Former leading restaurateur and now wine critic and publisher, Neville Blech, has decades of experience of working with, supplying and writing about wine in restaurants that he encapsulates each year in his guide, Wine Behind The Label. He has now taken all that knowledge, including reviews of over 25,000 wines, to create a new wine app – Value For Money Wines Pro – that offers every day wine drinkers the chance to assess a wine for its quality and the value for money it is being listed at in a restaurant or wine merchants.
There must be times working for a major wine merchants when you feel you’ve left the core job you started out with well behind you and turned into all singing, dancing events organiser such are the opportunities now to get involved in sourcing and providing wine from everything from rock concerts, major sporting events, to finding the right wines for an around the world cruise. Welcome to the world of Olivia Marsh, catering and hospitality sales manager at Corney & Barrow.
The Champagne and Sparkling Wine World Championships claims to be the only one of its kind in the world which puts every type of fizz to the test. It’s also the only judging event where all wines entered are tasted blind by the same three judges. Founder Tom Stevenson and co-judges Essi Avellan MW and Dr Tom Jordan. Helping them as order of ceremonies is Champagne expert himself, Simon Stockton. Here’s his ringside account of how the judging takes place…
Italy is blessed with both a bewildering array of indigenous grape varieties suitable for wine production and a vast number of local climates and soil types to provide specific terroirs’, each capable of influencing the taste and quality of the wines. But should it focus more on those unique grapes or, instead go for a region, terroir-first strategy? Gordon Stuteley of GS Wines sets out the arguments for each approach as he prepares for a tasting that hopes to address that exact issue in London on July 4.
Being successful in the modern wine industry is becoming more about the kind of business you run, the connections you have, the doors you can open up and opportunities you can create as well as having wines that consumers actually want to buy. In World Cup footballing terms it’s being that elusive Number 10, the creative, talented, all-seeing player that can play “between the lines” of the opposition’s defence and midfield, to carve open winning goal scoring opportunities for your team. It’s an approach that’s not lost on Paul Schaafsma and his new wine business, Benchmark Drinks.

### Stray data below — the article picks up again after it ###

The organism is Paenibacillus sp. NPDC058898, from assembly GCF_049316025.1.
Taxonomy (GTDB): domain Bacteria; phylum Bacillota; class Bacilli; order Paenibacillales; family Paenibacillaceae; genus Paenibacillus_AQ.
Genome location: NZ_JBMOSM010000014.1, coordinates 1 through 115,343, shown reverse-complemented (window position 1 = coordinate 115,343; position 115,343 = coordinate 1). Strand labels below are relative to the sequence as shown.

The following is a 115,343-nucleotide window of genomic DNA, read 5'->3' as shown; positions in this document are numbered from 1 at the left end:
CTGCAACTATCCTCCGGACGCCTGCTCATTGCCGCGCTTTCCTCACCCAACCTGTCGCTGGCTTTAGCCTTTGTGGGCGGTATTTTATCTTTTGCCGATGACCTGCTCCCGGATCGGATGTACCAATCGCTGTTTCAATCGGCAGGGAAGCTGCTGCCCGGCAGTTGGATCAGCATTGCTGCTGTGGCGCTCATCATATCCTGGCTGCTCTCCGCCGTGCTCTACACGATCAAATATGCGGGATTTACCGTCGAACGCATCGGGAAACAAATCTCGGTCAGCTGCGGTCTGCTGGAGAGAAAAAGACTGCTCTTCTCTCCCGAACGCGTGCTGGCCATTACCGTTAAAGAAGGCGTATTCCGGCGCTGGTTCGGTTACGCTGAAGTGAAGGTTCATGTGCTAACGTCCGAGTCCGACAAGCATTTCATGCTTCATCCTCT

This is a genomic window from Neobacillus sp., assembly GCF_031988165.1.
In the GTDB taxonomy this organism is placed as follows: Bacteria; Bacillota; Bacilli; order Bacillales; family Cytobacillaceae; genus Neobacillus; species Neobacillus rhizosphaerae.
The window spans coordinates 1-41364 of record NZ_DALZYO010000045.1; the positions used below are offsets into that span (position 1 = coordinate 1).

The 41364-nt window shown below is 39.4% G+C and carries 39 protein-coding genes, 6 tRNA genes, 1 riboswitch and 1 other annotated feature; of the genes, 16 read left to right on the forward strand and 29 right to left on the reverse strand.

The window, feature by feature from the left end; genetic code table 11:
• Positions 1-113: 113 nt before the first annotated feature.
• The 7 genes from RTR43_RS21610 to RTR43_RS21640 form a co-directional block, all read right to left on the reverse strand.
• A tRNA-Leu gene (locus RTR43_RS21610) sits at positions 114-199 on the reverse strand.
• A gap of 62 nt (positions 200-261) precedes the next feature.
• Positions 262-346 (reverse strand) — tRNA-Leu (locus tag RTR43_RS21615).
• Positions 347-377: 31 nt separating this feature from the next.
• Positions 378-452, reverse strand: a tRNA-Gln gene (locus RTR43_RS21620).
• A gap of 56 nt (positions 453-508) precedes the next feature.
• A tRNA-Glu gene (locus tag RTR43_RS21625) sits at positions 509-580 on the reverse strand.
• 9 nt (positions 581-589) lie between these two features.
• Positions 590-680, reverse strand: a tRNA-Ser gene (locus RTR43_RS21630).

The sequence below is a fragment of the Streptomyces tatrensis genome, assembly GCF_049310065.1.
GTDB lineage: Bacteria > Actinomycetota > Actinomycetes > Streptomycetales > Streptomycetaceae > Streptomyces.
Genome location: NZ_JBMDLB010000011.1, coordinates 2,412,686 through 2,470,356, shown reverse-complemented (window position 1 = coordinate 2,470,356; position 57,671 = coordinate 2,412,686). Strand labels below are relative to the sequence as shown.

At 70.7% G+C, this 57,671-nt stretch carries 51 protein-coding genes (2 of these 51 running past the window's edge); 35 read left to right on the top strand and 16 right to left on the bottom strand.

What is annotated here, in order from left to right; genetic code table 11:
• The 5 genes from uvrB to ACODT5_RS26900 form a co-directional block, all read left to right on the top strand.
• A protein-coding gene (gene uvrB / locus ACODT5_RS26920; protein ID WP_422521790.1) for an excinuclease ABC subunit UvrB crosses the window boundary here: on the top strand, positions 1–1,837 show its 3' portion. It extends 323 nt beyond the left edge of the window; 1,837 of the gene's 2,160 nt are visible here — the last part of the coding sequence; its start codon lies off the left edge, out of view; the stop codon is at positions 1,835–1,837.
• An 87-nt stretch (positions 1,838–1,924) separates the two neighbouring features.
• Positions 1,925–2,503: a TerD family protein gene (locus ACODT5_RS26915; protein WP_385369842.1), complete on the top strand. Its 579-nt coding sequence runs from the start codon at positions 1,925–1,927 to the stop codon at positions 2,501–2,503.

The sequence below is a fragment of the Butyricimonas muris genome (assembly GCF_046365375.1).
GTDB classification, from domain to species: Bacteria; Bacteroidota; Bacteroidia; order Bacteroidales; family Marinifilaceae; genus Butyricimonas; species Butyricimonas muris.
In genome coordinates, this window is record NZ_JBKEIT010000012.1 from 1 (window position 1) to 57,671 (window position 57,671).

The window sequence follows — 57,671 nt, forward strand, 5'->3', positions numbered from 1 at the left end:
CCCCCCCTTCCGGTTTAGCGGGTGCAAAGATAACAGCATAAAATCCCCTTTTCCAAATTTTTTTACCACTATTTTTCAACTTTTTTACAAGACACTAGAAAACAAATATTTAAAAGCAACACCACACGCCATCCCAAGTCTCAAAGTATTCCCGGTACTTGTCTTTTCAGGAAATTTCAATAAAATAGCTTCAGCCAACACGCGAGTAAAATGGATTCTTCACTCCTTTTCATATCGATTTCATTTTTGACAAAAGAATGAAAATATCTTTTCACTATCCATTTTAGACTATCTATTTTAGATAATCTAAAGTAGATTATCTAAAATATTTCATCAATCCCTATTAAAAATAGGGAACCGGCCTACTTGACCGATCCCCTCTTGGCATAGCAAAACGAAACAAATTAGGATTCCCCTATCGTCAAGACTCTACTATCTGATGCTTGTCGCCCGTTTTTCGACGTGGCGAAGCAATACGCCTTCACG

There seems to be constant attempts to re-invent Rioja by breaking it down into a number of different parts. If the efforts of its Haro Railway District region are anything to go by then it is following the right strategy as it allows producers to shine both individually, but also as part of collective efforts to shine different lights on what innovations are taking place to bring fresh life to Spain’s most famous wine region, reports David Kermode.
It might be the biggest success story the UK wine industry has seen in a generation, but is there a more misunderstood wine category than Prosecco? For all the restaurants, bars and hotels that thrive on the back of Prosecco there are still many professional buyers in the trade who question its quality and value to the wine industry as a whole. So where better to go to challenge those perceptions than Venice and the surrounding Valdobbiadene wine region where Prosecco heralds from. Over the rest of this week The Buyer will be teaming up with leading premium Prosecco producer, Mionetto, and its UK partner, Copestick Murray to take a group of leading buyers and influencers and show them how local Venetians enjoy their greatest ever export.
By its very nature the craft brewing business attracts people who have followed very different careers before turning to beer. Few, though, can match the back story of trained marine biologist Greg Pilley who had spent most of his career in remote parts of Africa working as a conservationist trying to protect elephants, before turning to brewing. It’s a fascinating story that culminates in his Stroud Brewery becoming one of only five organic craft brewers in the country.
Now we might all like the idea of ordering an unusual aperitif on a night out, but how often does our mind go blank when we are asked what we want and we just go for a standard gin and tonic? Then when the bill turns up at the end of the meal £20 more than we were expecting, we blame it on the G&Ts and not the extra cheese or half bottle of wine we had. Kate Hawkings believes the time is right to honour, praise and celebrate aperitifs as a very special drink occasion in their own right.
We’ve had more than our fair share of Australians that, despite all the not so always friendly rivalry between the two countries, we have taken to our hearts in the UK. From Dame Edna to Kylie via Paul Hogan and Olivia Newton-John there is often more that connects than divides us. Other than when cricket bats or rugby balls are in our respective hands. But it also goes the other way and in the world of wine there is one Brit that can justifiably claim to be an Honorary Australian. Wine critic Matthew Jukes, who for the last 15 years has helped highlight, showcase and promote what Australian wine can do in his annual 100 Best Australian Wines report.